Puppets of Evil

photo by Andy Walsh

The scenario is cribbed straight from a first person action game, or a “B” thriller of the ilk of Predator: a band of mercenaries on an undefined nocturnal mission, tricked out in high-tech gear, in the remote depths of a forest in Russia. It’s a premise guaranteed to trigger a Pavlovian adrenaline gush in all genre junkies. Out of a few standard tropes—a shadowy corporation, a dangerous performance-enhancing drug, a magical MacGuffin, unsettling apparitions that might be supernatural or the product of a mind under stress— playwright/director Andrew Parchman has crafted The Feast, a fantasy drama around philosophical questions that nest deep in the mythology of modern times: what is the nature of power, and what are its true costs?

Joe Riggenbach portrays the platoon leader, Craven, as almost machine-like in his pursuit of the job. He clashes with black ops specialist Raimi, played with athletic grace by Alex Roy. Roy also choreographed the spectacular concluding fight sequence between Raimi and Craven, which far surpasses most stage combat in both naturalism and martial arts “wow” moments. We’d like to see more like this in the future, please! Craven attempts to murder Raimi with a dose of the psychoactive drug “ink,” but Raini escapes into the wild, where he encounters an inhuman entity in the form of a sinister, if garrulous, luminous floating larva-like creature, that, Mephistopheles-like, offers him great power—for a price, of course.

photo by Andy Walsh

Parchman hits all the right narrative beats: setting up the story, sketching out characters in quick strokes, providing comic relief by Will Hughes, as a not-quite-ready-for-the-big-time soldier of fortune, and Brian Rott, in a rare naturalistic performance as a Russian fugitive. The rest of the players have just enough individuality as to not seem like stereotypes. The puppet creatures, by Parchman again and Jeff Holub, are high-grade nightmare fuel, particularly the giant bipedal insect that stalks the stage while calmly discoursing on the difference between love and power. A techno soundtrack sets an exciting computer-game vibe. Over-long scene breaks cut into the forward momentum a bit, but the elements are all present for a gripping philosophical thriller.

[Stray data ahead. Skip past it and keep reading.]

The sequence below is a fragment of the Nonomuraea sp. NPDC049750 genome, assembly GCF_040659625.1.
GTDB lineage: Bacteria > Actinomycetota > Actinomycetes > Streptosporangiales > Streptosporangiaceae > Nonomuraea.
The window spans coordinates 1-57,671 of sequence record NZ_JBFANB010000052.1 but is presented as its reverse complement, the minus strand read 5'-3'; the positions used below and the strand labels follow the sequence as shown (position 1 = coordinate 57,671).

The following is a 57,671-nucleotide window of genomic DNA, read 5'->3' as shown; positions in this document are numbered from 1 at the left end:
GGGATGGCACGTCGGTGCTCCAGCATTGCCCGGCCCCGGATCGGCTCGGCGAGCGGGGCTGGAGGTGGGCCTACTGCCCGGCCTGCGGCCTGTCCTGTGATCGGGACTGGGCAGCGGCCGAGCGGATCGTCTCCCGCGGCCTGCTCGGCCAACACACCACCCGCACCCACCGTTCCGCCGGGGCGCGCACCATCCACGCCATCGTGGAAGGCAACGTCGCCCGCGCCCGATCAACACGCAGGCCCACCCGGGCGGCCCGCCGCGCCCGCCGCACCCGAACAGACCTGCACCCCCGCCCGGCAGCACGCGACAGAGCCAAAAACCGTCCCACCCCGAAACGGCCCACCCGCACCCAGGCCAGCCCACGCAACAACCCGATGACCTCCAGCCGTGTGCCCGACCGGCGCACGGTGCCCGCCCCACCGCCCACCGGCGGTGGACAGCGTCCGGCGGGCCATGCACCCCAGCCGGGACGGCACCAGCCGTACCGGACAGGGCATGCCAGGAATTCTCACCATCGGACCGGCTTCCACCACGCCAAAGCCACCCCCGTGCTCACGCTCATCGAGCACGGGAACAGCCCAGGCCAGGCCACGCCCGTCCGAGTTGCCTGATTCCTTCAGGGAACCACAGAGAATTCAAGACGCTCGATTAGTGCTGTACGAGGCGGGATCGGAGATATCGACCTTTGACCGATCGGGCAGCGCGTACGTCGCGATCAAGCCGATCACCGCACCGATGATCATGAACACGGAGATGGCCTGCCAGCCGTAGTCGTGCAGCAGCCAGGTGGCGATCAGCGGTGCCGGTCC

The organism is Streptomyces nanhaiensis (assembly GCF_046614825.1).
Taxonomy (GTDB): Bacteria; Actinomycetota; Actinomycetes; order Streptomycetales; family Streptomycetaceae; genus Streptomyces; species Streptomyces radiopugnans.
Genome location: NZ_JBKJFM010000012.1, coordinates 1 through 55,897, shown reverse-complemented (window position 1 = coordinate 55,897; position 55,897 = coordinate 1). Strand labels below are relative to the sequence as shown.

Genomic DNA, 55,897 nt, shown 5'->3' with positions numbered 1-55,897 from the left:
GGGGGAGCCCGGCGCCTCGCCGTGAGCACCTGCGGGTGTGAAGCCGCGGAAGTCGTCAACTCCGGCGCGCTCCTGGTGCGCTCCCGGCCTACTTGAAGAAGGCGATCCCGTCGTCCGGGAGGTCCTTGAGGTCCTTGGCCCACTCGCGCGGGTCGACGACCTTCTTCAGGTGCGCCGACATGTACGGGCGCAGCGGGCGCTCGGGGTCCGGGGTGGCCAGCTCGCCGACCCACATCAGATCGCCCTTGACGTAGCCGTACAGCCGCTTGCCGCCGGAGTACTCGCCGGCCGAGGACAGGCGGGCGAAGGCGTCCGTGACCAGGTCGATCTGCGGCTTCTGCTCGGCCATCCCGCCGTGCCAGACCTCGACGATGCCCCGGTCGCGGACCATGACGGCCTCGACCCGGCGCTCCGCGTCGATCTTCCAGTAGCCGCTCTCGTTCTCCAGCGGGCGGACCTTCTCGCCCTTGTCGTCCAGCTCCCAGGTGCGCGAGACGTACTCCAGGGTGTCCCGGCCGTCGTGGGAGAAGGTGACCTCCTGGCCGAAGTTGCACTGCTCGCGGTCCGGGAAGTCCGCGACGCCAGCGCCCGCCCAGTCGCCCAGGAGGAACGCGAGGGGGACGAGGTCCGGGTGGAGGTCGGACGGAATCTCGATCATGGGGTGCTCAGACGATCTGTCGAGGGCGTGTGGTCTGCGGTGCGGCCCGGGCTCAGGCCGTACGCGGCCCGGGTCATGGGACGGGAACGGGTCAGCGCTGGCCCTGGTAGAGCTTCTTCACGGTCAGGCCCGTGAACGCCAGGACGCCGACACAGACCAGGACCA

The word “myth” is often used today to contrast false irrational belief with scientific truth (“Trust Data, not Lore”). But myths can also be repositories of a culture’s foundational wisdom, encoded in the language of symbols. Pop culture keeps coming back to the same tropes again and again, like a massive disembodied computer crunching on the dilemmas that our culture has yet to resolve: questions about technology, identity, community, and value. Things that science can’t address, like, how can we live as authentic human beings when our strings are constantly being pulled by economic and technological forces beyond our control? Perhaps that’s why the show ends with a terrifying question.

The Feast thoroughly and entertainingly manifests this mythic dimension of the sci-fi/ action genre. The atmosphere, humor, creepy puppets, and the boss battle at the end, are altogether well worth the price of the show.

Quasimondo Physical Theatre presents

The Feast

written and directed by Andrew Parchman

playing through October 5